Some of the most expensive major cities in the US — like San Francisco and Washington — also offer the best living standards for mid- and lower-income households, according to a new study of metro areas by the Ludwig Institute for Shared Economic Prosperity.
Higher prices in those places are more than offset by the higher wages on offer, according to the institute’s analysis, which ranks the 50 biggest US metro areas based on the economic well-being of middle- and working-class residents. San Jose in California comes out on top.
The gauge is based on metrics that include the costs of basic goods and services — and how much they’ve gone up over the past two decades — as well as wages and broad measures of employment. One key finding is that the best-performing cities typically have a more equal mix of jobs across the pay spectrum.
“Across the nation we are seeing both ends of the spectrum — communities where middle- and working-class families are faring well and others where financial survival remains a struggle,” said Gene Ludwig, head of the institute and a former US comptroller of the currency.
The report tracks price changes for essential items like housing, food, and childcare, and compares that with the median weekly incomes of all members of the workforce — including those in part-time employment, who are excluded from many wage measures, or seeking work.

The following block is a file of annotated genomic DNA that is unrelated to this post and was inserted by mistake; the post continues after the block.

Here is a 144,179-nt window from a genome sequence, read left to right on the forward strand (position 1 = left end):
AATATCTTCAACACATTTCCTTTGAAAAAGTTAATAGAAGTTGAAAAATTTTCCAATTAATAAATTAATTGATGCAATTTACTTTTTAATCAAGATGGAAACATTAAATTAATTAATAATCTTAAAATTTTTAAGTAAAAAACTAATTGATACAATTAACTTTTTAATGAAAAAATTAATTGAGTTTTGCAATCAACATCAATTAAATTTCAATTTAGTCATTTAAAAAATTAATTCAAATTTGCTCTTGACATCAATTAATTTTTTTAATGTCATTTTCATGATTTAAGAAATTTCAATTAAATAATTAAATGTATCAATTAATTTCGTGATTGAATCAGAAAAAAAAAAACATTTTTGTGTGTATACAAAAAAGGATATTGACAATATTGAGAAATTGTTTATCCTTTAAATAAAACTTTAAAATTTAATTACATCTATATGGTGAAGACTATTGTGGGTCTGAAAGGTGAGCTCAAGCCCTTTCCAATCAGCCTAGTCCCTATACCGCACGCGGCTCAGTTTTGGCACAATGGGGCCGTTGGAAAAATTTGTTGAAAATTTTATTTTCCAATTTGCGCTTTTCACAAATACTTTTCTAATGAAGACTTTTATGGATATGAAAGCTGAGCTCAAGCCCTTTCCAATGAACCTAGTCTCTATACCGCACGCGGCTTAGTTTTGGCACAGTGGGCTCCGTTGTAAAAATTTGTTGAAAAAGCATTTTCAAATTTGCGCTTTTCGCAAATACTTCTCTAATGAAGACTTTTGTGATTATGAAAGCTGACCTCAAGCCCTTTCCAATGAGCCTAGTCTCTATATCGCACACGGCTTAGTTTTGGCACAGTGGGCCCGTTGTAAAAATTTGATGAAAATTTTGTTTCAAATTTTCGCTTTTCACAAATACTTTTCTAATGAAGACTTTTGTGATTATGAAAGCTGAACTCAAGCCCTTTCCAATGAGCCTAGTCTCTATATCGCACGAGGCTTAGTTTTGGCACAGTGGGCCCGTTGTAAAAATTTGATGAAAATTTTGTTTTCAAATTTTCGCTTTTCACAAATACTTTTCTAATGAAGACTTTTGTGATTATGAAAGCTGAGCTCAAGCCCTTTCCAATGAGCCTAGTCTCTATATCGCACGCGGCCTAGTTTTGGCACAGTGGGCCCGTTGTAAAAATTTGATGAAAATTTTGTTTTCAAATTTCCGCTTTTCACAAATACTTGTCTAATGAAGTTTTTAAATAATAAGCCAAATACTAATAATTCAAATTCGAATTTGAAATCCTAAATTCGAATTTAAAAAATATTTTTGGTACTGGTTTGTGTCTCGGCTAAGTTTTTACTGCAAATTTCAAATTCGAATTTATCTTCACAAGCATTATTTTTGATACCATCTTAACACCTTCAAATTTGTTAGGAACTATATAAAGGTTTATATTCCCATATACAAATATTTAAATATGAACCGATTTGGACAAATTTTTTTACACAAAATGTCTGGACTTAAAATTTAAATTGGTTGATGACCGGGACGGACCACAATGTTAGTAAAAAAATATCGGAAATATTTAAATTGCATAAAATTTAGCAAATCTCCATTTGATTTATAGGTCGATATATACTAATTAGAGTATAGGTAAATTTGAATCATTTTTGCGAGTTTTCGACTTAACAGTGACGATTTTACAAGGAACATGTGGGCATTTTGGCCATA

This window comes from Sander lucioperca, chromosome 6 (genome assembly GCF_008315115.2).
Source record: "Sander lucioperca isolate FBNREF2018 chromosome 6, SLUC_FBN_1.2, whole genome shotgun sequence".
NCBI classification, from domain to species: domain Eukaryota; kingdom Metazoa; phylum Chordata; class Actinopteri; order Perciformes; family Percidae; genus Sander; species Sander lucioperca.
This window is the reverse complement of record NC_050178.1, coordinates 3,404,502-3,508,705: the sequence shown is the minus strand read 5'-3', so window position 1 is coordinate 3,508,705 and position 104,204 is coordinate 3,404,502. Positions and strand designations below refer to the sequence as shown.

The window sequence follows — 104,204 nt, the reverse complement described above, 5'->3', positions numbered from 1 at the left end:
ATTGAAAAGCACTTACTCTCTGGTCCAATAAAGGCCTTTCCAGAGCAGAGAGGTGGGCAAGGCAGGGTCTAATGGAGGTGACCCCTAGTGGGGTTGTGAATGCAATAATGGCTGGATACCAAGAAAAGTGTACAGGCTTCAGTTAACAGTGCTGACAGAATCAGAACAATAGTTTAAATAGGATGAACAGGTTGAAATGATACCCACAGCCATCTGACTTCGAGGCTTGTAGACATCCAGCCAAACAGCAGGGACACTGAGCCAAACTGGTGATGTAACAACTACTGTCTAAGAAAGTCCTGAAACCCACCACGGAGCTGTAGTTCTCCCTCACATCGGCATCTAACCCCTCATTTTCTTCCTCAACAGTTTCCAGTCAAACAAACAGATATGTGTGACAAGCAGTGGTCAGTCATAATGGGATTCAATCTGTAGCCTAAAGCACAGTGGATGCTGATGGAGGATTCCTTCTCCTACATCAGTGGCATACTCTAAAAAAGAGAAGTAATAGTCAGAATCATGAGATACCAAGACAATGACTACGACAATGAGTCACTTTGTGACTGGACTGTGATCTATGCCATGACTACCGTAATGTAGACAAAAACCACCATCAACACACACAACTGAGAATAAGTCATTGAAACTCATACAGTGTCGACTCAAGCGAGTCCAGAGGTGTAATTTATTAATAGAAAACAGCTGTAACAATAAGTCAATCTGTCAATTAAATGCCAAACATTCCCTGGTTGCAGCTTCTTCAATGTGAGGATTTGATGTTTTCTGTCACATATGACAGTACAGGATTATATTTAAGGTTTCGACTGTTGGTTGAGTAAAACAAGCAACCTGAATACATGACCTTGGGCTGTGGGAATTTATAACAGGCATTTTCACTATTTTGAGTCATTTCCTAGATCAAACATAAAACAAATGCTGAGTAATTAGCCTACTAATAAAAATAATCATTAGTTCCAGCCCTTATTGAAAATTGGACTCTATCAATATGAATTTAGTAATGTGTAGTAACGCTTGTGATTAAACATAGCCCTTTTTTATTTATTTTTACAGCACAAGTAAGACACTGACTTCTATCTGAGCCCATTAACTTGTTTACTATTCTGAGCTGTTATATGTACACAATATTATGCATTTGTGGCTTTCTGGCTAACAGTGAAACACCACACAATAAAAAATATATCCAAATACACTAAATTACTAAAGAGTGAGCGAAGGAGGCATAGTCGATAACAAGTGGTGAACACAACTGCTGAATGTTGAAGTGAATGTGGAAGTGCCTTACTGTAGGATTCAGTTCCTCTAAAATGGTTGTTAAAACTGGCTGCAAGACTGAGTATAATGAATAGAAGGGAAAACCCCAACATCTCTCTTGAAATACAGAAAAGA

Overall, 60% of Americans struggle to meet basic needs, according to the report. That likely reflects sharp increases in the price of necessities, especially housing, during the inflationary wave of the pandemic period.
An analysis by the US Senate Joint Economic Committee found it costs about $11,400 a year more on average for a US family in October 2023 to maintain the same standard of living that they had in January 2021.
But in places like San Jose and San Francisco, two of the most expensive metro areas, higher wages have buffered against those rising costs. One measure the Ludwig researchers looked at is how much cash a median earner has left over after purchasing necessities each month.
“A lot of cities are actually negative with that,” said Philip Cornell, a member of the research team. “If you’re a median earner in Los Angeles and you’re just trying to meet your basic needs, you’re falling behind. Whereas in San Jose, the median earner is doing better.”
The San Jose area ranked first among 50 metros in leftover income, and fourth in the change in spending power for the city’s residents compared with 2005. On that measure, Seattle was one of the worst performers, showing that living standards there aren’t keeping up with prices.
New York City is among the large metro areas where middle- and working-class families are faring worst, according to the Ludwig gauge. Other high-cost cities like Los Angeles also came out near the bottom of the rankings.
One thing that many of the worst-ranked cities have in common is a unusually high share of low-paying jobs.
In Las Vegas, almost two-thirds of workers are in low-wage occupations and in Miami the figure is 56%, according to the report. By comparison, the typical national figure is around 35%, and some of the best-performing cities on Ludwig’s ranking — like Austin and Baltimore — have a lower reading than that.
Source from: Bloomberg